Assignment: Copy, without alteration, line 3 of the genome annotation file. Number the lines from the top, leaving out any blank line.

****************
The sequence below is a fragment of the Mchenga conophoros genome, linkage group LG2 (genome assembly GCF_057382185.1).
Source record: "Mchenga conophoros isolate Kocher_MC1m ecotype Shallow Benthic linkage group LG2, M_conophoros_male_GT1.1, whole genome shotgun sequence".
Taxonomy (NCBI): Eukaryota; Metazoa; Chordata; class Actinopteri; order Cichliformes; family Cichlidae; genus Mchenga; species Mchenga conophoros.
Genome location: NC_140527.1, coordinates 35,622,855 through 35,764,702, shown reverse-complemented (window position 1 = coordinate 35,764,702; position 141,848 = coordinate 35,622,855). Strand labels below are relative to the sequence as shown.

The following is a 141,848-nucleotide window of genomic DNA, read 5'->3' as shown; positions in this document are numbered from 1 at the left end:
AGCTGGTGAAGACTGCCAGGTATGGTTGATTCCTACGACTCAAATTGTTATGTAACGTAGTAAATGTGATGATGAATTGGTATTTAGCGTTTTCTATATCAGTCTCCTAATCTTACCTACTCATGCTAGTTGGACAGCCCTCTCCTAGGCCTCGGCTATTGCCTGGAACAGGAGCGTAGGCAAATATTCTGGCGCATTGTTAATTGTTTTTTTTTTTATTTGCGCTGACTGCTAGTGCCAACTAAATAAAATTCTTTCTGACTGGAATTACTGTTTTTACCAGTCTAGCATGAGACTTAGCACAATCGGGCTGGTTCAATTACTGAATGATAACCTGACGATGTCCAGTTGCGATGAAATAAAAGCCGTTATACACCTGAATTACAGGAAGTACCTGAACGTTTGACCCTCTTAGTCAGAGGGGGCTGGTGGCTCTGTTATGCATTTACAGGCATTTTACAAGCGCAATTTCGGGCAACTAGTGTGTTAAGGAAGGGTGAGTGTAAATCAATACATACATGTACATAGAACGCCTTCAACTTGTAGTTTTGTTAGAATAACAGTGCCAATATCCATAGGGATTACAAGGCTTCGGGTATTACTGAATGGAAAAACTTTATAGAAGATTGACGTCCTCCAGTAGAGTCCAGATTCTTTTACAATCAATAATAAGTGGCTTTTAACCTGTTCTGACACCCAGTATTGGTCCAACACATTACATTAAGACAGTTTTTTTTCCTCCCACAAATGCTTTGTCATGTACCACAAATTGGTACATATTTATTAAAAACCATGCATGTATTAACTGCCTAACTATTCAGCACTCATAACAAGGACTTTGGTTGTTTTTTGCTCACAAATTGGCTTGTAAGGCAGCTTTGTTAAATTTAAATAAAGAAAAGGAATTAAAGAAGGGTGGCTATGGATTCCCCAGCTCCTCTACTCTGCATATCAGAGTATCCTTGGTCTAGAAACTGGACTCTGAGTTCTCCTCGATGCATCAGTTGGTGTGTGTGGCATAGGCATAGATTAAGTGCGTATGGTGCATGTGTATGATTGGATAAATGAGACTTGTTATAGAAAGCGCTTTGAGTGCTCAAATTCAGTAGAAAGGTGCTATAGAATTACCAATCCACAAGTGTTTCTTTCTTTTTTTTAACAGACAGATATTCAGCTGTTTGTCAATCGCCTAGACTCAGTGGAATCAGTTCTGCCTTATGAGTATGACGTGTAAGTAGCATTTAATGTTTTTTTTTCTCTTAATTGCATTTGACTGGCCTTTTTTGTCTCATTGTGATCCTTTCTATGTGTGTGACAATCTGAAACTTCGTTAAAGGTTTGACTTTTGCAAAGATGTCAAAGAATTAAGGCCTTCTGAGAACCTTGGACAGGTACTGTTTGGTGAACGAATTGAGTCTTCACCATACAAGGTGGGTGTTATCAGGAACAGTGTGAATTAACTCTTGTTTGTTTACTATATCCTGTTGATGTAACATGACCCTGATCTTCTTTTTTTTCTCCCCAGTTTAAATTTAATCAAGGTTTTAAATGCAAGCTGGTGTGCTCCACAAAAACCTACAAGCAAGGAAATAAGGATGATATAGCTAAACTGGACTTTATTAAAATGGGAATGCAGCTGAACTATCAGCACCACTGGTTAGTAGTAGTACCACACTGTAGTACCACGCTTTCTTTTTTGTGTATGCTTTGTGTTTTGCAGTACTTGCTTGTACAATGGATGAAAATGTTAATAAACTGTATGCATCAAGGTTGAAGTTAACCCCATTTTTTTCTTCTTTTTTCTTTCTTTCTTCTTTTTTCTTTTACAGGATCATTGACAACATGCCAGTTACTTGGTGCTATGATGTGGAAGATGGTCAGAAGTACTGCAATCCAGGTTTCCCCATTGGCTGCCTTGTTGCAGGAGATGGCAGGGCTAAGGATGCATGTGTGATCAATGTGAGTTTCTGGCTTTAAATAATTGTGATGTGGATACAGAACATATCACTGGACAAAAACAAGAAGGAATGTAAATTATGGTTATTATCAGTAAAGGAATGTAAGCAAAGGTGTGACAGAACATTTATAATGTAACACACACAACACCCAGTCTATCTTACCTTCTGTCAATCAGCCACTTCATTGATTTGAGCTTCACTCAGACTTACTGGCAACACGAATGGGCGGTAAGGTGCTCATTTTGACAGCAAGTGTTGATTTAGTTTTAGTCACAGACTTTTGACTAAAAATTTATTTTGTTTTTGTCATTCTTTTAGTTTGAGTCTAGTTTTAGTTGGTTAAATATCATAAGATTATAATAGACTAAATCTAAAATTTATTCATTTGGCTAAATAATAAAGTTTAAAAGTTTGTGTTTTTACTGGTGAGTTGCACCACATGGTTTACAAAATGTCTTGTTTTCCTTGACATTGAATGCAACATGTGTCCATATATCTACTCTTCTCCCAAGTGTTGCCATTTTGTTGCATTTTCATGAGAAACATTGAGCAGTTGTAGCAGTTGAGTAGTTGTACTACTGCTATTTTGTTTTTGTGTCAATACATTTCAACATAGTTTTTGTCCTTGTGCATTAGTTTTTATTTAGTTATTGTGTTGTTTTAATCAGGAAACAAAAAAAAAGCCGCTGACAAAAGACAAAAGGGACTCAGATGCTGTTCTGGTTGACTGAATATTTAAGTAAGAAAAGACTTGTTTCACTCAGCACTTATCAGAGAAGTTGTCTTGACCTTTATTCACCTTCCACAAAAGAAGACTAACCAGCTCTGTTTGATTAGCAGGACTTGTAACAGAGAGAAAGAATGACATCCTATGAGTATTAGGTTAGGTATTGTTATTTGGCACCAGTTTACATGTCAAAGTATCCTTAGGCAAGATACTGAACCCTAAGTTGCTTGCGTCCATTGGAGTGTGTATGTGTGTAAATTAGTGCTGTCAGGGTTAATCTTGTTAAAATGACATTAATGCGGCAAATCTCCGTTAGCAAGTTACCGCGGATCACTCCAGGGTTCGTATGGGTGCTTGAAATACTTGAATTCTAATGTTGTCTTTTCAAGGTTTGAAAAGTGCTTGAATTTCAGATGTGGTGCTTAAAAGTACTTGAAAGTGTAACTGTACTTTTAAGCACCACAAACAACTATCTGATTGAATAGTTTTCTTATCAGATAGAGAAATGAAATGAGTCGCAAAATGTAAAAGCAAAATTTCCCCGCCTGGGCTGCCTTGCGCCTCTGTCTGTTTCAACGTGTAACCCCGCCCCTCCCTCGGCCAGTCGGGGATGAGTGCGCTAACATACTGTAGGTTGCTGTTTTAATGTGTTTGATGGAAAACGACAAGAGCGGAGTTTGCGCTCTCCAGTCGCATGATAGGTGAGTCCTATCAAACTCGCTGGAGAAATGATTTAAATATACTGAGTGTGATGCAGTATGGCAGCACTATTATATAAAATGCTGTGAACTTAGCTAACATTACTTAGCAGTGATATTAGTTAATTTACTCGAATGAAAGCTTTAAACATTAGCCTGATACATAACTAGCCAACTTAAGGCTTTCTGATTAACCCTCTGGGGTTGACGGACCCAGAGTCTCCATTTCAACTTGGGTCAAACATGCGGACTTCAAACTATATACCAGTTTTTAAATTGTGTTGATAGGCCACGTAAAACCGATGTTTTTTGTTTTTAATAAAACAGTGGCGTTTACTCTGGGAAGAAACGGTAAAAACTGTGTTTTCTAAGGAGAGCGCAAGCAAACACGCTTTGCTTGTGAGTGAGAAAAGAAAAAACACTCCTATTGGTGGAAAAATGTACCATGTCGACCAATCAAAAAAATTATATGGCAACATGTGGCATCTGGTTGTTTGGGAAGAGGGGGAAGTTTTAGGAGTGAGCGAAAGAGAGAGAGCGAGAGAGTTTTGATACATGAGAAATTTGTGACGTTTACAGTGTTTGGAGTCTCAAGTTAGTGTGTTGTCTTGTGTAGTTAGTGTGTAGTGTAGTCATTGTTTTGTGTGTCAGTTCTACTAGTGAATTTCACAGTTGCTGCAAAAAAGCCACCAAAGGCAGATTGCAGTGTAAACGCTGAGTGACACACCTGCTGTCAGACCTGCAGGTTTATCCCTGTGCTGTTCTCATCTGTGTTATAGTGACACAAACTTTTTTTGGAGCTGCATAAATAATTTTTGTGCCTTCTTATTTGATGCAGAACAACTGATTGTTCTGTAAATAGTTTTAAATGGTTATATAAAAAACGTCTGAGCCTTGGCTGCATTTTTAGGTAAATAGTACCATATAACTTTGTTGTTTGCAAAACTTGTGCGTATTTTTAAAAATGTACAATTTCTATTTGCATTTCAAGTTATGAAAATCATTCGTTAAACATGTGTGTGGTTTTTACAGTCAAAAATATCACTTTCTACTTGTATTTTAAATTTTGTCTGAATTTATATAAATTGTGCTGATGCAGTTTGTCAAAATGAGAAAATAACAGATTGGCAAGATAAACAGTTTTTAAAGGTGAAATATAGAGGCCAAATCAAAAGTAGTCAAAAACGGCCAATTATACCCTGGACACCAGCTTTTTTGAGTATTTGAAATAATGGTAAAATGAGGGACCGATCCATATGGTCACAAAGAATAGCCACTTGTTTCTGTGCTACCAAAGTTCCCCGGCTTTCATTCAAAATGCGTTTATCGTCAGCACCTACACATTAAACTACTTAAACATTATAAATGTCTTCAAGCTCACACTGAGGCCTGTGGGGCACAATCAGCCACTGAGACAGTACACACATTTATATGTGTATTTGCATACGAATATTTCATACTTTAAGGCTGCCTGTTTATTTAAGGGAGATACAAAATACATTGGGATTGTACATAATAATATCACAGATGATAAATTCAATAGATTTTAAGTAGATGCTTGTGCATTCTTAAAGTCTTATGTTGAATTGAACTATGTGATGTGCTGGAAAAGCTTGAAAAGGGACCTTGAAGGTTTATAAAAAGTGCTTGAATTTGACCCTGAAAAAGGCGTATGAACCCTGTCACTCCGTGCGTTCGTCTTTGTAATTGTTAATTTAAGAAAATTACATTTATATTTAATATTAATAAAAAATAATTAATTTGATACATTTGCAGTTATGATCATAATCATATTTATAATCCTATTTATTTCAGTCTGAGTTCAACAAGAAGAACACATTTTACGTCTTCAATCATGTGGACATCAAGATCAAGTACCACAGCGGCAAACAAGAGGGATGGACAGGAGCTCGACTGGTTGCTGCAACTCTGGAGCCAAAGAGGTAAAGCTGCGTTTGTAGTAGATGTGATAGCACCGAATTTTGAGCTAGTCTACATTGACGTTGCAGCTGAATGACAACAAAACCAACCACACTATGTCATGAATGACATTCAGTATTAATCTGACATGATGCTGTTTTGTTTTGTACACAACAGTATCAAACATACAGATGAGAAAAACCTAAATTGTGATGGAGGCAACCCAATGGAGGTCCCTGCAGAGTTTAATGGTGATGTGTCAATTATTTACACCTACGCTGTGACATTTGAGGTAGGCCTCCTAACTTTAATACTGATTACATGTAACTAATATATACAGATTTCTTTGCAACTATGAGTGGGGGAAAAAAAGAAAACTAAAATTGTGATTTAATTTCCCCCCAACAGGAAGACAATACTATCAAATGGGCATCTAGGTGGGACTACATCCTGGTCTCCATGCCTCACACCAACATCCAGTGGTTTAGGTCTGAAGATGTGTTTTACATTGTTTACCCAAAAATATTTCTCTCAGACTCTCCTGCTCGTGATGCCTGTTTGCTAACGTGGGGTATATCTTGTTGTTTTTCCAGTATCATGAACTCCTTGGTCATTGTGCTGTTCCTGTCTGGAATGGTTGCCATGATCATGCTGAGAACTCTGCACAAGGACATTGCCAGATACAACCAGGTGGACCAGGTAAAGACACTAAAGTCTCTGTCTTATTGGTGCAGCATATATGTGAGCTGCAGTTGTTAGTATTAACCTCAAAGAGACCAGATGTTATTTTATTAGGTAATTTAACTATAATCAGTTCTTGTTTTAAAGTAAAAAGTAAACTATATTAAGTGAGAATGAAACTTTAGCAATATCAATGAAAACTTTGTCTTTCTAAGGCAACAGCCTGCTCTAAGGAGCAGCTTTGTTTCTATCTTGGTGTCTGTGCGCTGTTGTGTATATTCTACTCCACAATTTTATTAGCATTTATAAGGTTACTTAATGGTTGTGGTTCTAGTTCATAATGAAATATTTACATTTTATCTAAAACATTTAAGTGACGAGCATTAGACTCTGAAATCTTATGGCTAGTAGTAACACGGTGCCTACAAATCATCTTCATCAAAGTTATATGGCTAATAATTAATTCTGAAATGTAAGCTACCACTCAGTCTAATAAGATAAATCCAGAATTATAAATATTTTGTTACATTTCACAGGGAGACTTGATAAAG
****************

Taxonomy (NCBI): Eukaryota; Metazoa; Chordata; class Actinopteri; order Cichliformes; family Cichlidae; genus Mchenga; species Mchenga conophoros.